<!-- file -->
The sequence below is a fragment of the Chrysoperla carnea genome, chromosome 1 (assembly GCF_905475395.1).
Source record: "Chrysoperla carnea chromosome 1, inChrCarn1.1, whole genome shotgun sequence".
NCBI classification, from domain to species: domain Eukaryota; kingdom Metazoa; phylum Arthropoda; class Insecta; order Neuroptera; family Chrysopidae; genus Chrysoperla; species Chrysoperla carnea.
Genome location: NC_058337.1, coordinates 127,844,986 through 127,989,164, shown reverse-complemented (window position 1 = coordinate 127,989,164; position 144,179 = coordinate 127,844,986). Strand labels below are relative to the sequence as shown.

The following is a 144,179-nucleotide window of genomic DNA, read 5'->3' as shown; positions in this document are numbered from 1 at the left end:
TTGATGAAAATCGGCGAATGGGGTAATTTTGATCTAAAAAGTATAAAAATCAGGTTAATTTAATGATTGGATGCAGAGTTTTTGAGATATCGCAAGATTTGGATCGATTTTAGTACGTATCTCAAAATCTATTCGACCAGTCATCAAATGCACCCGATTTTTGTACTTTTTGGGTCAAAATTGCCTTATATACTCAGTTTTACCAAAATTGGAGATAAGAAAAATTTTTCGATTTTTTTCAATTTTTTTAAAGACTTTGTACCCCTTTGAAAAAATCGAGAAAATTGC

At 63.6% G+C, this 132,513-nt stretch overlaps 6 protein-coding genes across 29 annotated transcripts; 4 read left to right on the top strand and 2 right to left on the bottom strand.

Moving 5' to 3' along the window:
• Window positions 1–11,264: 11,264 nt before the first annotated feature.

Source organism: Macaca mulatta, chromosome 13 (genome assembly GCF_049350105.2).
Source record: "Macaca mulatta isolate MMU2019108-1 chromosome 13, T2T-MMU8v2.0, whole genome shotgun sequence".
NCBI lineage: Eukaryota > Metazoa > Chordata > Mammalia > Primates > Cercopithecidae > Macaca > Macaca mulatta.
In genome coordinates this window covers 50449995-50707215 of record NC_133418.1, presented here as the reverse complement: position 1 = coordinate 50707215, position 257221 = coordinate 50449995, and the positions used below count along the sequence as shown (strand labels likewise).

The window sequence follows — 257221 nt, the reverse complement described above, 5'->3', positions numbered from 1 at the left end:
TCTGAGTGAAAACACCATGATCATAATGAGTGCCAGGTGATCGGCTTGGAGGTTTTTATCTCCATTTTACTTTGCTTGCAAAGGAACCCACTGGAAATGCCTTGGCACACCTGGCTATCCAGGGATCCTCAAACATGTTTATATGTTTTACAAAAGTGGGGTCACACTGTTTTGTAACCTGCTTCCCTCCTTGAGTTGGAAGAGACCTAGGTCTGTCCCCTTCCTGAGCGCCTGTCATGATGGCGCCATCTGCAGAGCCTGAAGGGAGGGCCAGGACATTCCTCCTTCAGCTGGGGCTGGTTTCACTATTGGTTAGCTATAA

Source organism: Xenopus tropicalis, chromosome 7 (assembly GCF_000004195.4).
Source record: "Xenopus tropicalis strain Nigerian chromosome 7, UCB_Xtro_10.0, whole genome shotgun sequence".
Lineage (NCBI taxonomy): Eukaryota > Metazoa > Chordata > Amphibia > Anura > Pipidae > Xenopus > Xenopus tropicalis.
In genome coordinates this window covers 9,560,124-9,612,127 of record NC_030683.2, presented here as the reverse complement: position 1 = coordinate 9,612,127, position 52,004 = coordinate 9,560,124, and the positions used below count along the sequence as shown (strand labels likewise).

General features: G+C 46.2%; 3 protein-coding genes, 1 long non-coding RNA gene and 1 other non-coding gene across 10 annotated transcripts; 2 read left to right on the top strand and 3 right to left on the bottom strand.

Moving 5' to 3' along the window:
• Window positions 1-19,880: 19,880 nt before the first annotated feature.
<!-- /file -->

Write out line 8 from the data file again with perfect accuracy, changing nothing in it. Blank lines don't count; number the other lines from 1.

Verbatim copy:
Moving 5' to 3' along the window: